IL-33 induces Th17-mediated airway inflammation via mast cells in ovalbumin-challenged mice.
ABSTRACT Allergic asthma is characterized by infiltration of eosinophils, elevated Th2 cytokine levels, airway hyperresponsiveness, and IgE. In addition to eosinophils, mast cells, and basophils, a variety of cytokines are also involved in the development of allergic asthma. The pivotal role of eosinophils in the progression of the disease has been a subject of controversy. To determine the role of eosinophils in the progression of airway inflammation, we sensitized and challenged BALB/c wild-type (WT) mice and eosinophil-deficient ΔdblGATA mice with ovalbumin (OVA) and analyzed different aspects of inflammation. We observed increased eosinophil levels and a Th2-dominant response in OVA-challenged WT mice. In contrast, eosinophil-deficient ΔdblGATA mice displayed an increased proportion of mast cells and a Th17-biased response following OVA inhalation. Notably, the levels of IL-33, an important cytokine responsible for Th2 immune deviation, were not different between WT and eosinophil-deficient mice. We also demonstrated that mast cells induced Th17-differentiation via IL-33/ST2 stimulation in vitro. These results indicate that eosinophils are not essential for the development of allergic asthma and that mast cells can skew the immune reaction predominantly toward Th17 responses via IL-33 stimulation.
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ABSTRACT: Asthma is a chronic inflammatory disease of the airways associated with structural changes and airway remodeling. Interleukin (IL)-9 has pleiotropic effects on both inflammatory cells and airway structural cells, which are involved in asthma pathogenesis. We evaluated the effects of IL-9 blockade on chronic airway inflammation. Acute airway inflammation was induced in Balb/c mice using aerosolized ovalbumin (OVA), whereas chronic asthma was induced by OVA exposure for 5 weeks with anti-IL-9 or isotype-matched antibody (Ab) treatment during the OVA challenge. Inflammatory cells in bronchoalveolar lavage fluid (BALF) were counted and lung tissues were stained to detect cellular infiltration, mucus deposition, and collagen accumulation. The levels of interferon (IFN)-γ, IL-4, IL-5, IL-9, IL-17, and immunoglobulin E (IgE) in BALF were measured using enzyme linked immunosorbent assays, and profiles of inflammatory cells and subsets of T helper (Th) cells were analyzed using flow cytometry. IL-9, IL-17, and IFN-γ levels were significantly increased in the chronic group compared to the acute asthma group. However, the number of IL-9-positive cells was not affected, with a decrease in Th17 cells in OVA-challenged caspase-1 knockout mice. Numbers of eosinophils, neutrophils, B cells, mast cells, and Th17 cells decreased after administration of anti-IL-9 Ab. Total IgE, IL-5, IL-9, and IL-17 levels were also lower in the anti-IL-9 group. Our results suggest that anti-IL-9 Ab treatment inhibits pulmonary infiltration of inflammatory cells and cytokine production, especially IL-17. These results provide a basis for the use of an anti-IL-9 Ab to combat IL-17-mediated airway inflammation.Allergy, asthma & immunology research 07/2013; 5(4):197-206. · 2.65 Impact Factor
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ABSTRACT: Objective. The aim of this study was to evaluate the role of rituximab (RTX) in modulating the expression of the IL-17/IL-23 pathway in the salivary glands (SGs) of patients with primary SS (pSS).Methods. Consecutive SG biopsies were obtained from 15 patients with pSS before and after 1 year of RTX therapy. The SG expression of IL-17, IL-23p19 and p-STAT3 was evaluated by immunohistochemistry at baseline and after RTX therapy. The role of mast cells in pSS patients in modulating the Th17 response and the immunologic effect of RTX on mast cells were also studied in in vitro experiments.Results. IL-17 was overexpressed in the SGs of patients with pSS mainly by infiltrating T cells and mast cells. After RTX therapy, the SG expression of IL-17, but not of IL-23p19 and p-STAT3, was significantly reduced and was accompanied by the depletion of tissue mast cells. In in vitro experiments with heterologous peripheral lymphocytes RTX significantly induced the apoptosis of isolated mast cells. Finally, mast cells isolated from peripheral blood mononuclear cells of pSS patients in vitro significantly increased Th17 lymphocytes.Conclusion. RTX acts on pSS patients by globally reducing the expression of IL-17 and specifically inducing a pronounced apoptotic depletion of mast cells.Rheumatology (Oxford, England) 03/2014; · 4.24 Impact Factor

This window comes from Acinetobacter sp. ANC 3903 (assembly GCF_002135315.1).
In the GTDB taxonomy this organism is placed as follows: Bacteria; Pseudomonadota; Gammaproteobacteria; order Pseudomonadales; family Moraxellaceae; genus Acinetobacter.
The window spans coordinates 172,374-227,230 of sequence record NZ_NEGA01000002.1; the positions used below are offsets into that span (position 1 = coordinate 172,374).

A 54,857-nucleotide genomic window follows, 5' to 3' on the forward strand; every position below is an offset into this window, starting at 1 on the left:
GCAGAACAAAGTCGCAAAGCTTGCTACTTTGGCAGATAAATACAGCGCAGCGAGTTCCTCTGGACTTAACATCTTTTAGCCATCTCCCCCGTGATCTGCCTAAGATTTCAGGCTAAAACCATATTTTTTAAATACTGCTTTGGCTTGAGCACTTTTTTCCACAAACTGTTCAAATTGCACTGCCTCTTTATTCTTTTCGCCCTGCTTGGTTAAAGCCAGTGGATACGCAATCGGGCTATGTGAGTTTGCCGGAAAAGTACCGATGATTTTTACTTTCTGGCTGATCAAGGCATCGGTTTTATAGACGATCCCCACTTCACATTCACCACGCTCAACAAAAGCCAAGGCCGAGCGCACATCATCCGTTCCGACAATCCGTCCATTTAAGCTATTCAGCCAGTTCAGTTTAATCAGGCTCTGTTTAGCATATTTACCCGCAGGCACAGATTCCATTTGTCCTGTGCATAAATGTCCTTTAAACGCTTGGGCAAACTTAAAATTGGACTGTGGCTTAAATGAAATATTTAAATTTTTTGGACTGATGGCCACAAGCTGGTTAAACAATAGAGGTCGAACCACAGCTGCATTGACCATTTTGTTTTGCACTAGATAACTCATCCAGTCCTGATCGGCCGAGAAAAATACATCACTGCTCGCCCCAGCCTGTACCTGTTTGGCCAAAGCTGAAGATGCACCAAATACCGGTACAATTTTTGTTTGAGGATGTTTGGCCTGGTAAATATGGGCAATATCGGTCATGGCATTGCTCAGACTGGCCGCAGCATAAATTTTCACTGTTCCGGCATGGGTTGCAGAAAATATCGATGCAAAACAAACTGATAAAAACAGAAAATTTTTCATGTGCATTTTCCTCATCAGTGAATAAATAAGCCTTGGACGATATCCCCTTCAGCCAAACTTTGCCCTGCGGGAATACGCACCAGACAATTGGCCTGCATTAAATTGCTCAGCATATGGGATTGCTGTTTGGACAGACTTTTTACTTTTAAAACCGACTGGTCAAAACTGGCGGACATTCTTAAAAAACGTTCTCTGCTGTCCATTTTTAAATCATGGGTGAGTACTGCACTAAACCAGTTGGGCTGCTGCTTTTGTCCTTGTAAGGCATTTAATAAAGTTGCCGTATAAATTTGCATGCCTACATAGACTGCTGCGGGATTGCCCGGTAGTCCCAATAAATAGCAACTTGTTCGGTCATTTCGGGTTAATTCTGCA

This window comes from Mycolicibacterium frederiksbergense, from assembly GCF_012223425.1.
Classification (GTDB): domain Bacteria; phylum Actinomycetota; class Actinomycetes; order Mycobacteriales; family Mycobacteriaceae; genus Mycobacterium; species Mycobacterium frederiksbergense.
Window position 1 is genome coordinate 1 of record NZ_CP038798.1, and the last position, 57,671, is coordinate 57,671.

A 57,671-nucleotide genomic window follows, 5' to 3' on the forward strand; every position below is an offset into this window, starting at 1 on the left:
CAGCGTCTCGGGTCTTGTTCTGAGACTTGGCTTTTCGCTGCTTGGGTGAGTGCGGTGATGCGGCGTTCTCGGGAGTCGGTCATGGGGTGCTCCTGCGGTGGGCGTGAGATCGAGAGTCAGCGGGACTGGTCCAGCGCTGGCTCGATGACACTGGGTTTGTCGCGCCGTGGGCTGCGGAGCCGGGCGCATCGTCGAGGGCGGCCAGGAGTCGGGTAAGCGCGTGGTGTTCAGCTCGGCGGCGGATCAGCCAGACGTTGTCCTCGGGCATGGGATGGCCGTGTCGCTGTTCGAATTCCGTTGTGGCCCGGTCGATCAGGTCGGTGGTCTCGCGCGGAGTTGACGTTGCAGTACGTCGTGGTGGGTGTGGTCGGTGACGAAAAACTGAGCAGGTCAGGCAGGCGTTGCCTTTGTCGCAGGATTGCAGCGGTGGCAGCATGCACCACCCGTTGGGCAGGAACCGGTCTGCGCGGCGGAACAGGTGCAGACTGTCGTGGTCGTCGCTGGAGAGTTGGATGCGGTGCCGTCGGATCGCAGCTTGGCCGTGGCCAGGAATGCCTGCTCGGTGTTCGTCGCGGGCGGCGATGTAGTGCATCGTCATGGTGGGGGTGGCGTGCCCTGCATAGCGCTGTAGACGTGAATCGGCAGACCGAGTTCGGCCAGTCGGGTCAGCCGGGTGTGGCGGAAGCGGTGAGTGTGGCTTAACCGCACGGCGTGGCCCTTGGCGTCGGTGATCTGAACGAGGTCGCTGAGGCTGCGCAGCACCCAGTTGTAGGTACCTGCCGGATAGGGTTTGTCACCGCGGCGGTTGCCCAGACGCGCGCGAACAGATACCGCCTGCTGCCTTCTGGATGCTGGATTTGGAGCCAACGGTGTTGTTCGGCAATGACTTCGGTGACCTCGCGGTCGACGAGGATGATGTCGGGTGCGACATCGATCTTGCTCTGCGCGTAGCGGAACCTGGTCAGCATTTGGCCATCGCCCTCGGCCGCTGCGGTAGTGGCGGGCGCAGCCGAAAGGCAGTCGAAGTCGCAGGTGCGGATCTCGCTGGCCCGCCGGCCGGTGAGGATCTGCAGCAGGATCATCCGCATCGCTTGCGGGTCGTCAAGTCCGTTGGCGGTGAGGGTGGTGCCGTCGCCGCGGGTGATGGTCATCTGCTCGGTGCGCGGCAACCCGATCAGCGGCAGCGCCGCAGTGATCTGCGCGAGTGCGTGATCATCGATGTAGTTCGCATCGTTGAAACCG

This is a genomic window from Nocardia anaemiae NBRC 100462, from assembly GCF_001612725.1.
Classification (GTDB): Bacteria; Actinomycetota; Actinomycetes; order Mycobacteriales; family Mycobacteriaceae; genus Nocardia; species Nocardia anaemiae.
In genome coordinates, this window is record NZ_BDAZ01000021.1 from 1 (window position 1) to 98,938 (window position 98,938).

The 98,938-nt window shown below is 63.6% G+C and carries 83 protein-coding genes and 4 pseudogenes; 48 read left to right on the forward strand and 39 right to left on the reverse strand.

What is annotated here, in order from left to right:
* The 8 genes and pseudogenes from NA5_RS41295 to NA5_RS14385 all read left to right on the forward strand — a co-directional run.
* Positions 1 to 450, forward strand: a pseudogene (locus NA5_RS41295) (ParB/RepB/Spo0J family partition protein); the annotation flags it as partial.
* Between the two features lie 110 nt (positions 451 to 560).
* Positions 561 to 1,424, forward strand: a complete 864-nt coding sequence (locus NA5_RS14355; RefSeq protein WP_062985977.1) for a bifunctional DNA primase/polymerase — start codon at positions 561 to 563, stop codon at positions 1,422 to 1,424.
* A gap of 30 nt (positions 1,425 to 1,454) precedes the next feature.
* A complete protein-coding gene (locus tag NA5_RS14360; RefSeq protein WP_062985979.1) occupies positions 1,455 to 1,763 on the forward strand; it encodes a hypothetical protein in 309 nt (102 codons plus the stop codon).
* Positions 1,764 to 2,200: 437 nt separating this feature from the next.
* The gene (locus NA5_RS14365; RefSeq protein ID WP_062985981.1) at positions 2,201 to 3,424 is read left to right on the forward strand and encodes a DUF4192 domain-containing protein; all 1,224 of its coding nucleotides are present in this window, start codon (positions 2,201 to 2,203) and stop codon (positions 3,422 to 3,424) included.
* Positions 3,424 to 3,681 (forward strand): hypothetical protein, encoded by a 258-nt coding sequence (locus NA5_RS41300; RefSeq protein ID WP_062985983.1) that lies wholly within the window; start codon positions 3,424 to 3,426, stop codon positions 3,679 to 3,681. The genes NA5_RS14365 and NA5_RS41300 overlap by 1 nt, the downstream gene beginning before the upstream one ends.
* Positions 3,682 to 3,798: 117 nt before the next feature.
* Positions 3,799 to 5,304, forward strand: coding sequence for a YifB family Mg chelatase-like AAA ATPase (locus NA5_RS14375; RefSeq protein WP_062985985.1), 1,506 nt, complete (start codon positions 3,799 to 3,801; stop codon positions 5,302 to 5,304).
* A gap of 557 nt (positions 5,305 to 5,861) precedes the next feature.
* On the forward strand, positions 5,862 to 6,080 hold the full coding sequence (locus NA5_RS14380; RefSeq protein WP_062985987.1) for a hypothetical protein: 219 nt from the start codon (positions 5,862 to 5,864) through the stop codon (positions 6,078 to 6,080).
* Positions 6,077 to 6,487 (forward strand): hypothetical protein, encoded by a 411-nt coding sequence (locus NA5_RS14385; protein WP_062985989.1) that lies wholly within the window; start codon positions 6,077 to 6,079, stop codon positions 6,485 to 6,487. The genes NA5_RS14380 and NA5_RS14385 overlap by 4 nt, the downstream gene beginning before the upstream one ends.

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ABSTRACT: Since the discovery of interleukin 33 as the adopted ligand for the then orphan ST2 receptor, many studies have implicated this cytokine in the pathogenesis of respiratory allergy and asthma. Although some extracellular functions of interleukin 33 have been well defined, many aspects of the regulation and secretion of this cytokine need clarification. Interleukin 33 has been identified as a trigger of T-helper-type-2 cell differentiation, which by interacting with both the innate and the adaptive immune systems, can drive allergy and asthma pathogenesis. However, induction of interleukin 33 by both environmental and endogenous triggers implies a possible role during infection and tissue damage. Further understanding of the biology of interleukin 33 will clarify its possible role in future therapeutic interventions.The lancet. Respiratory medicine. 03/2014; 2(3):226-237.